Los Angeles • A draft plan identifying prime areas for solar energy projects on public lands in the Southwest was released Thursday by the Interior Department in an effort to speed up development.
The draft identifies 24 so-called solar energy zones in Utah, California, Nevada, Colorado, New Mexico and Arizona that have the highest potential for solar development with the fewest environmental impacts.
The plan announced during a conference call in Washington, D.C., also proposes to open an additional 21 million acres of land to potential solar development.
"The steps taken today help ensure that the United States will lead the world in energy technologies critical for meeting our energy goals and for sustaining economic growth," said Henry Kelly, principal deputy assistant secretary for energy efficiency and renewable energy with the Department of Energy.
In Utah, the plan focuses on but does not restrict development to three west desert sites in Beaver and Iron counties. These areas are thought to have few likely environmental impacts because they are in low-quality wildlife habitat that already has roads and power transmission lines.
Federal officials said there will be a 90-day public comment period and a series of public meetings in the Southwest as well as Washington. The final report, which aims to reduce conflicts and delays later in the process, will be released in 2011, according to Interior Secretary Ken Salazar.
Congress in 2005 gave the Interior Department a goal to approve 10,000 megawatts, or about 5 million homes' worth during peak hours, of renewable energy on public lands by 2015. Increasing such projects has been a key goal for the Obama administration.
Federal officials predict that the solar projects could contribute to this target by delivering up to 24,000 megawatts of electricity enough to keep 16 million homes powered at peak loads.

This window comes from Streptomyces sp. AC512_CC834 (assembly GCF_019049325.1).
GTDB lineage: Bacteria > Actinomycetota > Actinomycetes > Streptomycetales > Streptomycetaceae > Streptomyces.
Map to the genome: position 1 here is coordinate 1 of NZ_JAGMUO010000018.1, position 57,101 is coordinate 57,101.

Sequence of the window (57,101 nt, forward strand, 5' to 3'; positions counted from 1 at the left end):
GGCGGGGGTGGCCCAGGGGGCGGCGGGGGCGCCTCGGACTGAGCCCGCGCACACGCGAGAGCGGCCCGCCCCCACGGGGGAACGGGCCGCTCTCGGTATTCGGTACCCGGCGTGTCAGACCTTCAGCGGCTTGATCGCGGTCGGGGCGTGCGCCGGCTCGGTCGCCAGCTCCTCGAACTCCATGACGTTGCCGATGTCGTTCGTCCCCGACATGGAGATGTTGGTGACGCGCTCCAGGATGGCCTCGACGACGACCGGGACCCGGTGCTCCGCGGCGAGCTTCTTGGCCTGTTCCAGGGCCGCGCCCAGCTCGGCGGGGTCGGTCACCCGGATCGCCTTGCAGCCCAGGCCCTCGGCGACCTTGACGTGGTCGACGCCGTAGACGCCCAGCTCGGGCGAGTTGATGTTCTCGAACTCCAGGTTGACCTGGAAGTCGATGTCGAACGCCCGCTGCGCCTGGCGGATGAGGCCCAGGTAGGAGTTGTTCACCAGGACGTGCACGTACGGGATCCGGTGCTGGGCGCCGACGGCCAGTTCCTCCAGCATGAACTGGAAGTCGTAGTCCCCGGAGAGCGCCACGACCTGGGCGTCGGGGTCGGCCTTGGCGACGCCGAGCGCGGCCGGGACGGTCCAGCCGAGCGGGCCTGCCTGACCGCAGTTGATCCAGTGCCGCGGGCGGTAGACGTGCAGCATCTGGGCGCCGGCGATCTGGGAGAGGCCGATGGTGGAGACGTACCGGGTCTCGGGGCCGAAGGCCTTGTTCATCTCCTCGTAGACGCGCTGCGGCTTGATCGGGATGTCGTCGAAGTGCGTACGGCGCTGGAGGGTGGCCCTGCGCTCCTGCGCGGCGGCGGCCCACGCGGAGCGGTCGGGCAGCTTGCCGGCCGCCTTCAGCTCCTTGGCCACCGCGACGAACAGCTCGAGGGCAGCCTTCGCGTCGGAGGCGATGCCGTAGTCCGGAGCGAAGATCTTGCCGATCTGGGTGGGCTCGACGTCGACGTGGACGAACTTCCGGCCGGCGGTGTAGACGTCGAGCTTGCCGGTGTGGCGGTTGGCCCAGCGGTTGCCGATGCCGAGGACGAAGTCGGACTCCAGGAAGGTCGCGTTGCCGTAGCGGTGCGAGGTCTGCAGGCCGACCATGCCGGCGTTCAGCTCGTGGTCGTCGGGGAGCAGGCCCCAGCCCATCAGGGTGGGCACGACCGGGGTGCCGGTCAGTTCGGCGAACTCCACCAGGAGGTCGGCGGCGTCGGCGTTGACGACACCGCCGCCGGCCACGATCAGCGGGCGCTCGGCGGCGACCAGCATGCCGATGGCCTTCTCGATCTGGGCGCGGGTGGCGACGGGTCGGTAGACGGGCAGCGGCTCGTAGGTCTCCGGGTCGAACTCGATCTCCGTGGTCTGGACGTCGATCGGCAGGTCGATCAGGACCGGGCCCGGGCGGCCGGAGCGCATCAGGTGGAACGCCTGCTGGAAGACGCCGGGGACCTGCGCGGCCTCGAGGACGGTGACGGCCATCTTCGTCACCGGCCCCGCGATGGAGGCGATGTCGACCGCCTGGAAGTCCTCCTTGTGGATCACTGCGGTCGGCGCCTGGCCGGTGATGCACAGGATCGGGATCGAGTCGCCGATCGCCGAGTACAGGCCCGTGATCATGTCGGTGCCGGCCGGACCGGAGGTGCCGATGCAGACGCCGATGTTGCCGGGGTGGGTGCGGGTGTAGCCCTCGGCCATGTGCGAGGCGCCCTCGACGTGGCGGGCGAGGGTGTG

Utah Gov. Gary Herbert's energy adviser, Dianne Nielson, said the plan likely will be most useful in guiding the solar power industry toward viable sites in the state.
"The real value of the study will be in how industry works with it," she said. "They (the Interior Department) have produced some information that industry will, hopefully, find useful."
Conservationists poring over the report's estimated 10,000 pages said they are pleased the federal government is finally outlining a program to more quickly approve good solar projects.
Many, like Alex Daue, renewable energy coordinator at The Wilderness Society, however, said they are concerned about the proposal to open additional acreage beyond the vetted zones.
"The opportunity here is to speed responsible development and limit impact," he said. "Why not focus on areas with the best chance of success and the least environmental impact?"
In Utah, for instance, Daue said the identified solar zone at Milford Flats already is degraded by massive pig-feeding operations, and the government should start in places like that rather than throwing open more pristine Bureau of Land Management acreage for energy leasing.
Reporter Brandon Loomis contributed to this story.
Solar projects on public lands
Three west desert sites in Beaver and Iron counties in Utah are among 24 solar energy zones identified by the Interior Department for possible solar development. They make up nearly 18,000 acres in the Escalante Valley, Milford Flats South and the Wah Wah Valley.